DanStem is also carving a unique ‘niche’ for itself in the area of multi-disciplinary interaction. Three DanStem groups recently joined together with three groups at the Niels Bohr Institute to build a Centre of Excellence with the support of The Danish National Research Foundation, Grundforskningsfonden, Stem Cell Decision Making Center, (StemPhys). The center will exploit the unique opportunity that stem cell systems provide to deconstruct cell fate choice, explore the physical basis for decisions, and generate new quantitative and predictive models that can be used to understand differentiation. The long-term goal is to be able to manipulate the identity of cells through precise understanding of their behavior.

Dissemination and outreach

DanStem researchers are actively involved in research-based training of undergraduates, PhD students and postdocs. Several internationally high profile PhD courses have been organized and the Center seeks to bring world leaders to Copenhagen to aid in the education of the next generation of stem cell biologists and clinicians. As eluded to in the beginning of this piece, DanStem hosts a seminar series where prominent national and international speakers present their results and latest state-of-the-art approaches relevant for the research areas within DanStem. These seminars are held at noon on Wednesdays roughly every second week and are open for all interested parties. A list of past and future speakers can be found at the DanStem website.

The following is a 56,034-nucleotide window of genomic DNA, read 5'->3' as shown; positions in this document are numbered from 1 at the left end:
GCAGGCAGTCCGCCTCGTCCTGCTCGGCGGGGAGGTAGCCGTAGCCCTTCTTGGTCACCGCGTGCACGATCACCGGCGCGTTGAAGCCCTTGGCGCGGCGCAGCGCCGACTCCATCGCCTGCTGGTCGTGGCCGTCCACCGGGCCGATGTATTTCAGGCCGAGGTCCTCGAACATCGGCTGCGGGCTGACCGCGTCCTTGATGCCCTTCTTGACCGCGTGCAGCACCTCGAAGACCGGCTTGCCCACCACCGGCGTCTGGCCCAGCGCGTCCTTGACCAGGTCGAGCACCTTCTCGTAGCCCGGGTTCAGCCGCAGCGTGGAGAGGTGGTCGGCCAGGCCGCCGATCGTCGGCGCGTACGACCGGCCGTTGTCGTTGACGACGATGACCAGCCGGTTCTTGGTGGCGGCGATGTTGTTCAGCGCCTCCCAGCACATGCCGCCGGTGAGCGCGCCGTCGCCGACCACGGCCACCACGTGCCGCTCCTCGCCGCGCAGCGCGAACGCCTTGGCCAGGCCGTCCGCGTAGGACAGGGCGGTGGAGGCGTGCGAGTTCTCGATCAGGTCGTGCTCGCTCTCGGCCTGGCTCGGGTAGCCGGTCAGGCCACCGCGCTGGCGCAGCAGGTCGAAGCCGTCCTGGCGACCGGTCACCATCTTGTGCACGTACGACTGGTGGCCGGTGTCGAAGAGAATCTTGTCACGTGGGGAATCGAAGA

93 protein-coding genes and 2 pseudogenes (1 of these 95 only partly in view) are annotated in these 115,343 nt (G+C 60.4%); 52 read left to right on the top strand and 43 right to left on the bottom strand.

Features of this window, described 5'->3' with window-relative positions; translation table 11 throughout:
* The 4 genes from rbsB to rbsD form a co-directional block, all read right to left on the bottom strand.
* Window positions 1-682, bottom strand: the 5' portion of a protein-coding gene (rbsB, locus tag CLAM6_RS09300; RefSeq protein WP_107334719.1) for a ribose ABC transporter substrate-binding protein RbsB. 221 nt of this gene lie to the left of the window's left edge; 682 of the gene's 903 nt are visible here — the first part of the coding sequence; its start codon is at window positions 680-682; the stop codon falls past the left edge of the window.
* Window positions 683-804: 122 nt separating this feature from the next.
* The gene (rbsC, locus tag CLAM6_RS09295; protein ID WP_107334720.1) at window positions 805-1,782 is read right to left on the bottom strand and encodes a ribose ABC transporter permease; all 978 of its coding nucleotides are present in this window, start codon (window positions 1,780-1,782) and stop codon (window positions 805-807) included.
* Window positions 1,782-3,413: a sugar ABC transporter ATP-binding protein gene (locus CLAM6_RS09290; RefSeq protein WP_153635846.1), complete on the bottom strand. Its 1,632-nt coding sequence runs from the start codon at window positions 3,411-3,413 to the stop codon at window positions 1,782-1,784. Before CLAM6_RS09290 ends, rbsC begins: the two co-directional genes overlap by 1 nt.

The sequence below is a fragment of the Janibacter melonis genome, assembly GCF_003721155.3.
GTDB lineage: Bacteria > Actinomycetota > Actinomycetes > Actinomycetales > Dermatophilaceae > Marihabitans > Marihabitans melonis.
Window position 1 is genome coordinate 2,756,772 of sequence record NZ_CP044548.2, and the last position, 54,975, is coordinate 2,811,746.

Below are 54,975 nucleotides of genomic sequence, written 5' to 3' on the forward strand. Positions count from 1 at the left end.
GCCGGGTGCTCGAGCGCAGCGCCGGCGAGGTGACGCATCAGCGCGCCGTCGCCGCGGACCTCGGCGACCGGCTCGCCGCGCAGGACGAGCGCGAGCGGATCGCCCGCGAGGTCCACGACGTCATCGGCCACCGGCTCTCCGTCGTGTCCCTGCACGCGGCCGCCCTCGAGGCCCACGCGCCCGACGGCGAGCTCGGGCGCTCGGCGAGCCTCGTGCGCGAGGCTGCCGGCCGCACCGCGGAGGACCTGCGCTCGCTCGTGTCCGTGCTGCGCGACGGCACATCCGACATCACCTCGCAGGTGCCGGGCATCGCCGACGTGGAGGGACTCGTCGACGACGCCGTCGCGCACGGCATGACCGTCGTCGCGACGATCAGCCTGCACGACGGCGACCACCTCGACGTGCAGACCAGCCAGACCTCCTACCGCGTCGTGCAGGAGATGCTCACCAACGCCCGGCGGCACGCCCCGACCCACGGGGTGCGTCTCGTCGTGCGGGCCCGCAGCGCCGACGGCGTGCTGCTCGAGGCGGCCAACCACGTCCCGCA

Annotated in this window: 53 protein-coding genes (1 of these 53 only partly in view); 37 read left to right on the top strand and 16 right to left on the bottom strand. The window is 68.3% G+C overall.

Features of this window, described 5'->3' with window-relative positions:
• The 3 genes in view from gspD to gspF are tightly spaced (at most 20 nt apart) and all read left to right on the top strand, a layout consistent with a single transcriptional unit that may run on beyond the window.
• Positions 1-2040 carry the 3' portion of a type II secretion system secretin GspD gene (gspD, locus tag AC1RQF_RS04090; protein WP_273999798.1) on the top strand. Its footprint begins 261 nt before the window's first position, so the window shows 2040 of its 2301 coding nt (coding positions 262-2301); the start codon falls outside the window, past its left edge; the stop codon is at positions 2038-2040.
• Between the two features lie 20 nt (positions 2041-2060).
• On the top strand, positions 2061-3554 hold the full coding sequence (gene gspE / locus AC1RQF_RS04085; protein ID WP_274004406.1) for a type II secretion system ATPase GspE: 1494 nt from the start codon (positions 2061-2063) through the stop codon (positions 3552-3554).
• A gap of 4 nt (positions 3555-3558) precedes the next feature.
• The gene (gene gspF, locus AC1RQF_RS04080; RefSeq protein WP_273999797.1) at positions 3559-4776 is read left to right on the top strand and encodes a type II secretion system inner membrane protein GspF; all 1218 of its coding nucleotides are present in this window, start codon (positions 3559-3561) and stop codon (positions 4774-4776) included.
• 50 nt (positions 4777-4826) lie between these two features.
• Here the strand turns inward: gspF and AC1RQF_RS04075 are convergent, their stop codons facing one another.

DanStem and the Novo Nordisk Foundation also organize a biannual conference entitled ‘The Stem Cell Niche’ that is part of the larger ‘Copenhagen Bioscience Conference’ series. These conferences provide a relaxed but intense opportunity for scientific interaction and provide funding for all accepted applicants to attend. Approximately 200 attendees (including speakers) are selected from the applicants to represent a range of participants from Denmark, Europe and the rest of the world.

DanStem is also interested in promoting stem cell research to the broader public. We actively engage the media, are happy to do educational programs in schools and have been involved in various Science Festivals such as the “Science in the City” festival held at ‘Carlsberg Byen’ as part of the ‘Into the body’ exhibition organized by the Faculty for Health Sciences (Figure 1).

DanStem is also a partner of Eurostemcell (www.eurostemcell.org) that is funded by the European Commission. Eurostemcell’s goal is to help European citizens make sense of stem cells by providing reliable, independent information and road-tested educational resources on stem cells and their impact on society.